Over the past couple of years accountable care organizations (ACOs) have become an increasingly important part of the evolution of health care delivery and financing. While the concept started with the Patient Protection and Affordable Care Act (PPACA) and Medicare, there are now more beneficiaries in commercial ACOs than in Medicare ACOs (more than 17.2 million in commercial ACOs versus 14.6 million in Medicare ACOs). And, in some states—Oregon, Massachusetts, and Colorado, among others—Medicaid ACOs are changing the landscape.
The question we’ve been contemplating is how do ACOs address the needs of complex consumers? I had a chance to learn more about this at the recent 2018 OPEN MINDS Executive Leadership Retreat, during the keynote address by William Lopez, M.D., CPE, Senior Medical Director for Behavioral Health at Cigna, Key Issues Shaping The Market For Complex Consumers: A Health Plan Perspective On What Executives Need To Know To Succeed.
He talked about Cigna’s version of ACOs, the Cigna Accountable Care (CAC) model, and specifically the latest pilot program which encourages behavioral health integration for the management of complex customers. Cigna originally launched its CAC program in 2008. Thus far, over 200 provider organizations have participated in some fashion, taking on financial risk and/or gainsharing related to total medical cost and quality. The behavioral integration pilot began in February 2018 after the Centers for Medicare & Medicaid Services (CMS) approved the new Collaborative Care Model (CoCM) codes the prior year. The purpose of the pilot is to demonstrate the value of the CoCM in a commercial book of business. The model has four key components that affect consumer care in general, and consumers with complex needs in particular.
Care coordination support – In order to assist provider organizations in transforming care to a population-based approach, Cigna funds at least one embedded care coordinator (ECC) in each CAC. The number of ECCs in each CAC depends on the size of the aligned population. Additionally, those organizations participating in the behavioral health integration pilot have an additional care coordinator to support the ECC. These care coordinators assist in managing care for consumers and connect them to outside programs in order to serve the whole person.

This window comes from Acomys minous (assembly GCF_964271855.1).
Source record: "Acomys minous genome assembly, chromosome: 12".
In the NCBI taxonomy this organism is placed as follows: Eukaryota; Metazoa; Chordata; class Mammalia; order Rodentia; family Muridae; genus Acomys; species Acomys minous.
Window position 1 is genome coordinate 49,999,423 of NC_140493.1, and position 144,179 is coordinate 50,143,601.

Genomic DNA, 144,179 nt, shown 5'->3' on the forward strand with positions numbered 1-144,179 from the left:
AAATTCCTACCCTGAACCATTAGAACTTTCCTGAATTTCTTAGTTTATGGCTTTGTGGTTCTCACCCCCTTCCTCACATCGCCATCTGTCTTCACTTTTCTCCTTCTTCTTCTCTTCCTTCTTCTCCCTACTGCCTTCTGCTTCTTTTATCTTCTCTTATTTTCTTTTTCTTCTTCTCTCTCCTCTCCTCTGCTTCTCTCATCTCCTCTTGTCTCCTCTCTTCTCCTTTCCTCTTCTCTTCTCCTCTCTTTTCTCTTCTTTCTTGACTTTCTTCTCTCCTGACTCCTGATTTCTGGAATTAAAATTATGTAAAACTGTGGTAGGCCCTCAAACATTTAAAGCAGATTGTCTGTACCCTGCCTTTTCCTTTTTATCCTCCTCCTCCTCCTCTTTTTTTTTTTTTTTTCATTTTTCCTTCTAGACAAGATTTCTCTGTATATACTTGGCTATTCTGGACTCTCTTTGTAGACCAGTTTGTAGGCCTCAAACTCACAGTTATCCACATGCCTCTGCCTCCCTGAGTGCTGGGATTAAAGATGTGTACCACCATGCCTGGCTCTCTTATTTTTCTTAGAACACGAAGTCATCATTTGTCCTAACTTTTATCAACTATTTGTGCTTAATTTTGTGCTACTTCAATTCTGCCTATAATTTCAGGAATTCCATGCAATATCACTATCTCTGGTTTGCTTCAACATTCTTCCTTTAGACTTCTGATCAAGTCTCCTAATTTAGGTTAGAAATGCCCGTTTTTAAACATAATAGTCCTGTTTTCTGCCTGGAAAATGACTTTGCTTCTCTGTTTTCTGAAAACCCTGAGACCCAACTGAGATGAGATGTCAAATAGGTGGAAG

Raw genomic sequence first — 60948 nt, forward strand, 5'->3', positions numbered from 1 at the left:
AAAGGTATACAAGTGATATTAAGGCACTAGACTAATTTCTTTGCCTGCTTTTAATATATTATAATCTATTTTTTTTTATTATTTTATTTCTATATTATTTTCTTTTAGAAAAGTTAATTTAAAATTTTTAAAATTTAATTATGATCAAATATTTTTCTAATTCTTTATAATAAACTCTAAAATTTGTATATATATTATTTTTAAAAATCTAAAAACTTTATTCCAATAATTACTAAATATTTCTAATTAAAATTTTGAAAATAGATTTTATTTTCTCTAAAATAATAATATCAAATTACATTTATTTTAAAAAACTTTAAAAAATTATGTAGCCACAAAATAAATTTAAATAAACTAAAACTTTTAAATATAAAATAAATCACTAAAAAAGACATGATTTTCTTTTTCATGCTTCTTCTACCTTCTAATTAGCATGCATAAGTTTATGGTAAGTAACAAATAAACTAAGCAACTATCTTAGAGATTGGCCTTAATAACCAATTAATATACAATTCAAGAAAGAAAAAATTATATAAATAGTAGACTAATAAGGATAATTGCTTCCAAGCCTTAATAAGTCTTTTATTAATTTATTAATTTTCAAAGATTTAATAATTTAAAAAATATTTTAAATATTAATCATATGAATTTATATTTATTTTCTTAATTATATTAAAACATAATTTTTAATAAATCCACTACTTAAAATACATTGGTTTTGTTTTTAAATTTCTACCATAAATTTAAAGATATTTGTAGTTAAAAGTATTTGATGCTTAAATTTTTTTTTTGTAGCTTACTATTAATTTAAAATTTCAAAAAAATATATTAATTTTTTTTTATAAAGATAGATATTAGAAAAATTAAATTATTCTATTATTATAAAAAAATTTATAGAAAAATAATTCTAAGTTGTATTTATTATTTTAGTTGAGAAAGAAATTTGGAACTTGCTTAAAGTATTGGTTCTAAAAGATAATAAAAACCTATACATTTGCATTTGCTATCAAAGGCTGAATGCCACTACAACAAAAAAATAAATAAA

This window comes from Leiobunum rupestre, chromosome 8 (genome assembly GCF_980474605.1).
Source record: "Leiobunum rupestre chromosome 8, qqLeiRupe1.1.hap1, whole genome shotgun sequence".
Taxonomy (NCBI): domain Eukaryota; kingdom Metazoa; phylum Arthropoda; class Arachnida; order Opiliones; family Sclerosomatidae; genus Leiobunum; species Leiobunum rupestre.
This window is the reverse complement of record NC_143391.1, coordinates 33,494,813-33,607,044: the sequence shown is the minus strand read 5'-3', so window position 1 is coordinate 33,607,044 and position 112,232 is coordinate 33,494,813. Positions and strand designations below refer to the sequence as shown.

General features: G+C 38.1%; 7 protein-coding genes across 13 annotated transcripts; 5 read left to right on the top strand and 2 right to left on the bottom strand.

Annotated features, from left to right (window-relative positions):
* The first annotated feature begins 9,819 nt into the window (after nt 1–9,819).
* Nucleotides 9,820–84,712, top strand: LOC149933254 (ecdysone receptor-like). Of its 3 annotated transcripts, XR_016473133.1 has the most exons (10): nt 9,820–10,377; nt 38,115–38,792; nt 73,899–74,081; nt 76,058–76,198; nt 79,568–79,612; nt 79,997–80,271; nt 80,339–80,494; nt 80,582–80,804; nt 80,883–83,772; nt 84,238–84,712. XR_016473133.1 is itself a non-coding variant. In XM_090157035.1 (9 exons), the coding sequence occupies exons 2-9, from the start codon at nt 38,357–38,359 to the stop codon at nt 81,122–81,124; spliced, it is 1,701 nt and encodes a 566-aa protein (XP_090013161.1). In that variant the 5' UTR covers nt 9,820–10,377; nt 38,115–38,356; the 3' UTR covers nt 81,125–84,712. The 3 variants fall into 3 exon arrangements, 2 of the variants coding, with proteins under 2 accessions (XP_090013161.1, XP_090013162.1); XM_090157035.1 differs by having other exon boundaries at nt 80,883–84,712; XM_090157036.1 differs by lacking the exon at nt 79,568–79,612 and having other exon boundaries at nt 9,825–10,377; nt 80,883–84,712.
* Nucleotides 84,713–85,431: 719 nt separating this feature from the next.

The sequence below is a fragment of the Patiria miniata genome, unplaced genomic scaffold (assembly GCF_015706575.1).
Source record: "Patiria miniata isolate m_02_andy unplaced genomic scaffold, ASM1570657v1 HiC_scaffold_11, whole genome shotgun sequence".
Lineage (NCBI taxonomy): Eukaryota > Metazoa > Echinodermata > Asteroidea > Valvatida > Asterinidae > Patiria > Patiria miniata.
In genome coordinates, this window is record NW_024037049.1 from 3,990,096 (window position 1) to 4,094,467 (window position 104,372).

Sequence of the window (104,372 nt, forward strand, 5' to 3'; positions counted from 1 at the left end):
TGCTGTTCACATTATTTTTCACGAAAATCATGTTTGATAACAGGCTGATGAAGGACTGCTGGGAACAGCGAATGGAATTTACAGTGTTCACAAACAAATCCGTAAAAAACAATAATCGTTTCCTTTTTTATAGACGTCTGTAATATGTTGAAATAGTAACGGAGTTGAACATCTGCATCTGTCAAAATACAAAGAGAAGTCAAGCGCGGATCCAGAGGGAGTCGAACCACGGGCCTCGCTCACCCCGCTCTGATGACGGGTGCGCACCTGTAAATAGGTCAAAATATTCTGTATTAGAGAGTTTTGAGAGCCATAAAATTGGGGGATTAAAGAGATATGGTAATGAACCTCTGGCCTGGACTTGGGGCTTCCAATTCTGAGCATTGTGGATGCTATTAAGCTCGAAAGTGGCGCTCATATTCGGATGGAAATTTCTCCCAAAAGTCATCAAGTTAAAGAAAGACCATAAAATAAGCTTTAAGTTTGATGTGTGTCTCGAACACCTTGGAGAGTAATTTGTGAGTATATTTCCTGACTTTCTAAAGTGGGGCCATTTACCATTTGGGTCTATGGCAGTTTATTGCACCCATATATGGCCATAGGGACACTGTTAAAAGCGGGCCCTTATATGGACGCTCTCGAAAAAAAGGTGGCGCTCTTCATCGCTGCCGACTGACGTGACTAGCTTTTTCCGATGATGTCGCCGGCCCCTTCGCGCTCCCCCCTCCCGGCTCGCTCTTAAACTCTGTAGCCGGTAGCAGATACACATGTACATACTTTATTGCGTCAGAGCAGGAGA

Clinical consultation – Cigna supports organizations participating in the CAC by acting as a clinical partner. Cigna provides organizations with clinical best practice resources, offers a learning collaborative, and a behavioral health toll-free hotline. The hotline is staffed by a masters-level behavioral health specialist who can assist with referrals, help providers to better evaluate the best clinical course, connect the consumer with Cigna’s coaching programs, and provide clinicians access to Cigna’s behavioral health medical directors for direct consultation.
Data sharing – As part of the CAC, provider organizations receive extensive reports from Cigna with the information needed to maintain a value-based arrangement. Organizations participating in the behavioral health integration pilot also receive a predictive report that identifies members with chronic conditions who may also have a co-occurring behavioral health disorder. This report can be used by the provider organization to reach out to the consumer and help get them needed services. It also allows them to identify individuals who may have higher than usual medical spend.
Gainsharing – The model supports a full spectrum of value-based payments from gainsharing to capitation. The risk arrangement is tailored to the provider organization’s current capabilities with the goal of slowly increasing risk acceptance over time. Cigna supports the provider organization in this process and will help them move between different risk arrangements as needed. Payments are tied to cost and quality. Cost is based on the total medical cost of the aligned population compared to the non-CAC population in the market. The program also tracks true reduction in care consumption such as a reduction in emergency department visits and improvements in quality of care, such as well-child screenings.
For executives of provider organizations, I think there is one major takeaway from Dr Lopez’s talk. Health plans like Cigna are tackling consumer needs mostly from the primary care side and behavioral health provider organizations are going to have to develop partnerships with these organizations in order to be successful.
To learn more about the Cigna model, join us at The 2019 OPEN MINDS Performance Management Institute in Clearwater Florida on February 14 for the session, “Implementing A New Model Of Integration: The Cigna Collaborative Care Model” featuring Lisa Kay, Clinical Program Manager, Cigna.